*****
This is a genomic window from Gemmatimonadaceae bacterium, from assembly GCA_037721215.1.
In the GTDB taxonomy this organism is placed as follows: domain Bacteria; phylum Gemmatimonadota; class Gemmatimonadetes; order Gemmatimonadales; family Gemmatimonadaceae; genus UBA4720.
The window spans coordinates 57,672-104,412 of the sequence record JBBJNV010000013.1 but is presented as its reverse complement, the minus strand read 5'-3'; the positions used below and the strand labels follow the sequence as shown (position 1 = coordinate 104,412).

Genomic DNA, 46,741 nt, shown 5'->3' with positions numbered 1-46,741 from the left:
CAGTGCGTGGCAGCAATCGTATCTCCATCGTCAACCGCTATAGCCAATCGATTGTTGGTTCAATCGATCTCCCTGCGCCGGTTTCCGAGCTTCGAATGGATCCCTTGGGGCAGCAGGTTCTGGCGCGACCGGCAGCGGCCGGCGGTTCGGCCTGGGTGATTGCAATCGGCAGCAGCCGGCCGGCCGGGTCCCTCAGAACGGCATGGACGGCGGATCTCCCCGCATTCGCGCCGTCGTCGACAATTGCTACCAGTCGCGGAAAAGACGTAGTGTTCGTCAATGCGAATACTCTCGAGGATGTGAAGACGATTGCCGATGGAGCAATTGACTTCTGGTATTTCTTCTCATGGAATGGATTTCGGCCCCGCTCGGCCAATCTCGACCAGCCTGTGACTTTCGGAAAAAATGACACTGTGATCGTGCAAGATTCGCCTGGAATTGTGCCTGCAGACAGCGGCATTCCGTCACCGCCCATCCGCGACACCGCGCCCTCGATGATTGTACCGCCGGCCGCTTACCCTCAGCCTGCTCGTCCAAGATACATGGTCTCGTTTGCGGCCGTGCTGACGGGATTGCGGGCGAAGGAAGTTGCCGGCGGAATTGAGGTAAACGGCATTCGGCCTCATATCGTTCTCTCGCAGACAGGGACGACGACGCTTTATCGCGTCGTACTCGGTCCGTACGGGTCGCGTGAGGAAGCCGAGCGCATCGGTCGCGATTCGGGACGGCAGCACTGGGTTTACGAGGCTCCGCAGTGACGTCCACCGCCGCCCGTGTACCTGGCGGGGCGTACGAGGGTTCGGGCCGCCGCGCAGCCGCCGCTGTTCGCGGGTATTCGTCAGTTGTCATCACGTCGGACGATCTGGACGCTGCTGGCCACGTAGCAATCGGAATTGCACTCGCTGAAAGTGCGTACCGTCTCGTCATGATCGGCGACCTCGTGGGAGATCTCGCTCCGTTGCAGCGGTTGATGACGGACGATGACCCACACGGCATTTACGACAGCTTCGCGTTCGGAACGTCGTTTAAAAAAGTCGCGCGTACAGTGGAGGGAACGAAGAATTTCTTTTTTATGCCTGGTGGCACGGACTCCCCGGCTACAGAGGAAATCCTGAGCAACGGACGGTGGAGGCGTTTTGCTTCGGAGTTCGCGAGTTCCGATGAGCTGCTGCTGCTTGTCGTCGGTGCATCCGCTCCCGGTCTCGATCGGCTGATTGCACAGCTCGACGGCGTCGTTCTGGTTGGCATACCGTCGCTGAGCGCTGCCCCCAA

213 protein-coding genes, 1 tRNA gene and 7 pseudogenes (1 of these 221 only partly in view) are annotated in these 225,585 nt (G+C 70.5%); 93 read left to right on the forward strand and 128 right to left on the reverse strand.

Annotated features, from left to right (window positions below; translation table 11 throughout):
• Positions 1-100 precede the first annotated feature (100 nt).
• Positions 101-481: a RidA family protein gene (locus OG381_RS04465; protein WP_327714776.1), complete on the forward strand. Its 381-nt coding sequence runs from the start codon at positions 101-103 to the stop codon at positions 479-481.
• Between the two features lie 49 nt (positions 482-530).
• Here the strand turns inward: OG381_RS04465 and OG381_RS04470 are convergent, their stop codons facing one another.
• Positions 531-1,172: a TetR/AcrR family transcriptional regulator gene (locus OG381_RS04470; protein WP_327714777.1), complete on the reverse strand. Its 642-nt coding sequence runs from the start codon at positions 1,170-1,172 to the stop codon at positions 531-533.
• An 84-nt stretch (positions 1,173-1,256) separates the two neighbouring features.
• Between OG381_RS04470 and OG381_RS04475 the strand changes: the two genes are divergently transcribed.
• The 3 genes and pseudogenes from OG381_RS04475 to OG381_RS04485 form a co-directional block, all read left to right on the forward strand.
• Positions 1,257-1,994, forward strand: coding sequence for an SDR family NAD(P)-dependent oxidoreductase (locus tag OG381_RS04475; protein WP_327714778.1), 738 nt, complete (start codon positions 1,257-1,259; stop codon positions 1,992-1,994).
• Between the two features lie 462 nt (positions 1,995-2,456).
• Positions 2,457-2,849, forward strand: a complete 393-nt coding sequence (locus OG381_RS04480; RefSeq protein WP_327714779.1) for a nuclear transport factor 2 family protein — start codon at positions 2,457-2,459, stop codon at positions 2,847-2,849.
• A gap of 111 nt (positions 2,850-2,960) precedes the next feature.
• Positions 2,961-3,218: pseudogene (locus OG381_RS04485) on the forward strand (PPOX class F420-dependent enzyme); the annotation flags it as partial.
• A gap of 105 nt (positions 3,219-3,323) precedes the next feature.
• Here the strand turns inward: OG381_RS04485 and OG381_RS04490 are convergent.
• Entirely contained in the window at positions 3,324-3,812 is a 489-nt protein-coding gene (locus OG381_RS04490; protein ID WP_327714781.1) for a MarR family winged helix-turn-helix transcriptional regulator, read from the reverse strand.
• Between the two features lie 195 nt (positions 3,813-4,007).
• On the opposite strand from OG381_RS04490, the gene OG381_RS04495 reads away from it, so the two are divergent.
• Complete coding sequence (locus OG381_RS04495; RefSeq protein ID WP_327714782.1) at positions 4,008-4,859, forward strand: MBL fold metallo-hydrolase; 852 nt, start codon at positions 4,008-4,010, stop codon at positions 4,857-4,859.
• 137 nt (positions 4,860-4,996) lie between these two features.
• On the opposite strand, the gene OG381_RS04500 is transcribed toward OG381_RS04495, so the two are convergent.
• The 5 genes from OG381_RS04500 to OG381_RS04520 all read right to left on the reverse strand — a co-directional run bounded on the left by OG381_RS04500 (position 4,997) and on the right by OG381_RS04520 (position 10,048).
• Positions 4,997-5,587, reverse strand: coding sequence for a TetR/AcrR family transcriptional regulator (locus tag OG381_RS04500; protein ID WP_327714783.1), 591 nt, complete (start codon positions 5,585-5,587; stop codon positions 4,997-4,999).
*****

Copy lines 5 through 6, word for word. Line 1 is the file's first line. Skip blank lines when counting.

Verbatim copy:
CAGTGCGTGGCAGCAATCGTATCTCCATCGTCAACCGCTATAGCCAATCGATTGTTGGTTCAATCGATCTCCCTGCGCCGGTTTCCGAGCTTCGAATGGATCCCTTGGGGCAGCAGGTTCTGGCGCGACCGGCAGCGGCCGGCGGTTCGGCCTGGGTGATTGCAATCGGCAGCAGCCGGCCGGCCGGGTCCCTCAGAACGGCATGGACGGCGGATCTCCCCGCATTCGCGCCGTCGTCGACAATTGCTACCAGTCGCGGAAAAGACGTAGTGTTCGTCAATGCGAATACTCTCGAGGATGTGAAGACGATTGCCGATGGAGCAATTGACTTCTGGTATTTCTTCTCATGGAATGGATTTCGGCCCCGCTCGGCCAATCTCGACCAGCCTGTGACTTTCGGAAAAAATGACACTGTGATCGTGCAAGATTCGCCTGGAATTGTGCCTGCAGACAGCGGCATTCCGTCACCGCCCATCCGCGACACCGCGCCCTCGATGATTGTACCGCCGGCCGCTTACCCTCAGCCTGCTCGTCCAAGATACATGGTCTCGTTTGCGGCCGTGCTGACGGGATTGCGGGCGAAGGAAGTTGCCGGCGGAATTGAGGTAAACGGCATTCGGCCTCATATCGTTCTCTCGCAGACAGGGACGACGACGCTTTATCGCGTCGTACTCGGTCCGTACGGGTCGCGTGAGGAAGCCGAGCGCATCGGTCGCGATTCGGGACGGCAGCACTGGGTTTACGAGGCTCCGCAGTGACGTCCACCGCCGCCCGTGTACCTGGCGGGGCGTACGAGGGTTCGGGCCGCCGCGCAGCCGCCGCTGTTCGCGGGTATTCGTCAGTTGTCATCACGTCGGACGATCTGGACGCTGCTGGCCACGTAGCAATCGGAATTGCACTCGCTGAAAGTGCGTACCGTCTCGTCATGATCGGCGACCTCGTGGGAGATCTCGCTCCGTTGCAGCGGTTGATGACGGACGATGACCCACACGGCATTTACGACAGCTTCGCGTTCGGAACGTCGTTTAAAAAAGTCGCGCGTACAGTGGAGGGAACGAAGAATTTCTTTTTTATGCCTGGTGGCACGGACTCCCCGGCTACAGAGGAAATCCTGAGCAACGGACGGTGGAGGCGTTTTGCTTCGGAGTTCGCGAGTTCCGATGAGCTGCTGCTGCTTGTCGTCGGTGCATCCGCTCCCGGTCTCGATCGGCTGATTGCACAGCTCGACGGCGTCGTTCTGGTTGGCATACCGTCGCTGAGCGCTGCCCCCAA

213 protein-coding genes, 1 tRNA gene and 7 pseudogenes (1 of these 221 only partly in view) are annotated in these 225,585 nt (G+C 70.5%); 93 read left to right on the forward strand and 128 right to left on the reverse strand.